David Duke dribbles on the perimeter in Butler’s 70-64 win over Providence on Dec. 23. Duke notched 22 points, 13 rebounds, 8 assists and two steals in the Friars win in the rematch one week later. Photo by Zach Bolinger.
DREW SANDIFER | SPORTS EDITOR | firstname.lastname@example.org
In a game that seemed a lot more lopsided than the final score indicated, the Butler men’s basketball team fell to Providence, 71-55, behind a slow start on offense that left the Bulldogs in a deficit too large to overcome. We go beyond the box score in Butler’s lost opportunity to sweep the regular season series against the Friars.
1. The Bulldogs’ first half offensive woes continue
Coach LaVall Jordan would like a redo of Butler’s performance in the first half in Wednesday night’s game against Providence. The Friars connected on their first eight shots of the game, a span that lasted over half of the opening 20 minutes. While the Bulldogs remained in striking distance early on, Butler scored just three points in the final ten minutes before teams headed for the halftime locker room.
Bryce Nze was aggressive down low in the early going, scoring six early points including a poster dunk over a Providence defender. JaKobe Coles also chipped in an early six points with some skillful baskets, but the other freshmen were not able to find the bottom of the net. The Bulldogs scored just 18 points, just surpassing David Duke’s 17 points off flawless shooting from the field in the first half. This has become a trend for this year’s Butler team as lulls in the Southern Illinois and the first Providence game left the Bulldogs in a difficult deficit to overcome. The difference in tonight’s game was the Friars joined their stingy defense with efficient offense to separate themselves from Butler.
If the Bulldogs aim to be competitive in the conference this year, Jordan and co. will have to find a solution to the offensive struggles once the opposing team makes their initial adjustments.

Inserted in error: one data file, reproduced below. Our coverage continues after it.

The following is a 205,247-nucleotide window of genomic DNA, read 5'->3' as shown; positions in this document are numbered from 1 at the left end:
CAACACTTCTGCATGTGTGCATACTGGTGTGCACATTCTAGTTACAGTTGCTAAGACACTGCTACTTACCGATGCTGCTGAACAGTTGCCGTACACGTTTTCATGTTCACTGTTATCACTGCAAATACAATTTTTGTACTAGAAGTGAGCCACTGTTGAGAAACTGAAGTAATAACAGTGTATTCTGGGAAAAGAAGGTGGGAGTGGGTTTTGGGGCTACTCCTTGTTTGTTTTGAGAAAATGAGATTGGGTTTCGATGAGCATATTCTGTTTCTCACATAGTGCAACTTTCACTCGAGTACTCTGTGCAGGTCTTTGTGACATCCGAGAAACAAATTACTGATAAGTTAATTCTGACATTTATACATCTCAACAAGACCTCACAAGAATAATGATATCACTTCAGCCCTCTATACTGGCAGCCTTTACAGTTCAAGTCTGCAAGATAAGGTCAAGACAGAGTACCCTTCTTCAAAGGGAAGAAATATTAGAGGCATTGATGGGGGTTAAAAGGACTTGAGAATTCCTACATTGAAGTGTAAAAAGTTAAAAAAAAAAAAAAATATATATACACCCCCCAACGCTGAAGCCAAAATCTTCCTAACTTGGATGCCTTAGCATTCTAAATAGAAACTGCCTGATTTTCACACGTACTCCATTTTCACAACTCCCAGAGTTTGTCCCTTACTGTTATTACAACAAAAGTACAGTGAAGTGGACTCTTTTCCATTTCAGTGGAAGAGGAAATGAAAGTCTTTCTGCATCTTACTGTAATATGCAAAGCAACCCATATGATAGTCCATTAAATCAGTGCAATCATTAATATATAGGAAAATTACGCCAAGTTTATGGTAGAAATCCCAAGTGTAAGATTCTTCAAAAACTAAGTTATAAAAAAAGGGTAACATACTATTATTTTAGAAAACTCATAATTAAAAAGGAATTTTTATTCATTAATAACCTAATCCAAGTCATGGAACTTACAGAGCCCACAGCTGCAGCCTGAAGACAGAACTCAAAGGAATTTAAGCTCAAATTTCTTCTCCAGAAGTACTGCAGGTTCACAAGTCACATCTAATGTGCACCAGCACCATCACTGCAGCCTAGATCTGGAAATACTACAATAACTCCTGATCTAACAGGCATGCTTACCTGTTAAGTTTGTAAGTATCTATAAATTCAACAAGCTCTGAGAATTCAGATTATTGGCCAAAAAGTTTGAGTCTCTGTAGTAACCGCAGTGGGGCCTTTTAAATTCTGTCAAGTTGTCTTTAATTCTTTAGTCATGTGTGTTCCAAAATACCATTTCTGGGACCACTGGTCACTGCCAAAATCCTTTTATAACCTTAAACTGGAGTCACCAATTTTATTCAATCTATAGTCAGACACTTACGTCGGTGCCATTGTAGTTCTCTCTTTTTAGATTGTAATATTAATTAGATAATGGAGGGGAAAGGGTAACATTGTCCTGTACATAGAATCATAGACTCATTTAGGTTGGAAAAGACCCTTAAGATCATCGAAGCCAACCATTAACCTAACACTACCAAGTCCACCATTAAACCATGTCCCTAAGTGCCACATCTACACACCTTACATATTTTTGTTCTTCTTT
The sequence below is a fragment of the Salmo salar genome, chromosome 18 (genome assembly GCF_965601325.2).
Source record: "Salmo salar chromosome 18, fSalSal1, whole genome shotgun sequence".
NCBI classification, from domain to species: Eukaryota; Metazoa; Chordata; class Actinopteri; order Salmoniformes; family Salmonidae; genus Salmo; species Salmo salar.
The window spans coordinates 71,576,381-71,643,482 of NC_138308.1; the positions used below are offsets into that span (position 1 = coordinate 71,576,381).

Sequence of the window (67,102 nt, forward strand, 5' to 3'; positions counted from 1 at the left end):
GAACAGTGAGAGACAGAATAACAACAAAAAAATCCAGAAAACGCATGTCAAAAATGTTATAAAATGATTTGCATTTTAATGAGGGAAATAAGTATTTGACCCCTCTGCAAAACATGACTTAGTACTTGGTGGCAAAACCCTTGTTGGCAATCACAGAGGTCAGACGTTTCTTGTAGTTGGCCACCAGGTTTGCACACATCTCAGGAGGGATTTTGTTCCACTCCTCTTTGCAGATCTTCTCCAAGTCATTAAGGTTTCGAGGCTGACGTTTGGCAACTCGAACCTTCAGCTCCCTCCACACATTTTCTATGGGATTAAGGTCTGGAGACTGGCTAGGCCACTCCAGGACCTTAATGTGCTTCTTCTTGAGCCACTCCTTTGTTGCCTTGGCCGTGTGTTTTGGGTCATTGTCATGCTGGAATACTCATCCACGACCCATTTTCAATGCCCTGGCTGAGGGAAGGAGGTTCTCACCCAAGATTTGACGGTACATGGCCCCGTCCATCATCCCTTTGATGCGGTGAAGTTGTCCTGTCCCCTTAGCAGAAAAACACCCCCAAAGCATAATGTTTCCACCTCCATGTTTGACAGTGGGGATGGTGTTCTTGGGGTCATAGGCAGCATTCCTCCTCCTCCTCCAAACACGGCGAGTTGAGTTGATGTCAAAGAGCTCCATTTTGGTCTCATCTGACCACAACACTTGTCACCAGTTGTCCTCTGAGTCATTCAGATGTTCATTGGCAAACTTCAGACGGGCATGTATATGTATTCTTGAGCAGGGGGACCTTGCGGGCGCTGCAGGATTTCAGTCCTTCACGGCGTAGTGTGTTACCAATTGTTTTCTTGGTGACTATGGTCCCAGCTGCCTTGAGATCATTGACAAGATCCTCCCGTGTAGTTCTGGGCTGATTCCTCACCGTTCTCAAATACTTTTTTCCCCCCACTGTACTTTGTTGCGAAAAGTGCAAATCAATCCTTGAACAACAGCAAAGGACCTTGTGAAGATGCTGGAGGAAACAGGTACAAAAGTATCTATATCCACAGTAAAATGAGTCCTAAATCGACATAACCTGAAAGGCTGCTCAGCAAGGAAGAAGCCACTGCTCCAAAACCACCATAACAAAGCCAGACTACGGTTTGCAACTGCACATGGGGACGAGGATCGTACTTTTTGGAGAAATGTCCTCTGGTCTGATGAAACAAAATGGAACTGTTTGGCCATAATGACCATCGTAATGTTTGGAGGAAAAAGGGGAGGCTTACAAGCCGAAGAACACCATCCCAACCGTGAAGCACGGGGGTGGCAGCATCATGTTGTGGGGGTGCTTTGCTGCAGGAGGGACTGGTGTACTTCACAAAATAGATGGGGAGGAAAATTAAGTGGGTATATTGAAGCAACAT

2. Butler gave up too many easy looks on the other side of the floor
After forcing Providence to 41% shooting from the field and 15% shooting from beyond the 3-point line a week ago, the Bulldogs defense did not travel to Rhode Island and Alumni Hall. The Friars were efficient throughout all 40 minutes as the team connected on 60% of their field goals in the opening half and 56.5% in half number two. Providence — a less-than-average 3-point shooting team — also connected on nearly half of their treys just a week after struggling so mightily a week ago. Butler failed to limit the Friars two 19-point-per-game scorers David Duke and Nate Watson to 22 and 18 points, respectively. Duke knocked down nine of 11 field goals while adding team-highs with 13 rebounds, eight assists and two steals. Watson matched his perimeter counterpart with nine made field goals himself on 12 attempts.
That’s not to say, however, there weren’t any positives to take away on the defensive end of the floor. The Bulldogs forced 13 turnovers against a team that prides itself on taking care of the basketball. Butler also limited itself to 12 fouls on the night despite the Friars attacking the rim all night.
3. Butler limited its turnovers and found rhythm on O late in the game
While some may say it is unfair to evaluate in a game that was decided far before the final buzzer, the young Dawgs showed some fight before leaving Rhode Island. Myles Tate and Chuck Harris did not make a shot in the opening frame, but played confidently down the stretch, finishing with eight and 10 points, respectively. While the 39.4% clip from the second half isn’t exactly an ideal number, Butler committed just eight turnovers on the night and got into a rhythm in the final minutes to get within single digits. With the Bulldogs staying on the east coast before facing Seton Hall on Jan. 2, that rhythm and momentum on the offensive side of the court can certainly transfer from game to game. The Friars defeated the Pirates earlier this season, so by deductive reasoning, Butler could knock off Mamu and co. if they can find the bottom of the net.
With the loss, Butler falls outside of the top 80 in kenpom.com, a sobering thought considering the Bulldogs were a top 10 team in the country 365 days ago. Through 2020, Butler stands eighth out of 11 teams in the metric, exactly where they were expected to finish before the season began. In games like this one, it’s evident that expectations for Team 123 should be tempered. The lack of experience in this group may be its downfall in 2020-21, but these young Dawgs will learn from this season. Freshmen eventually become seniors and tonight’s frustrating loss does not detract from the bright future for this program.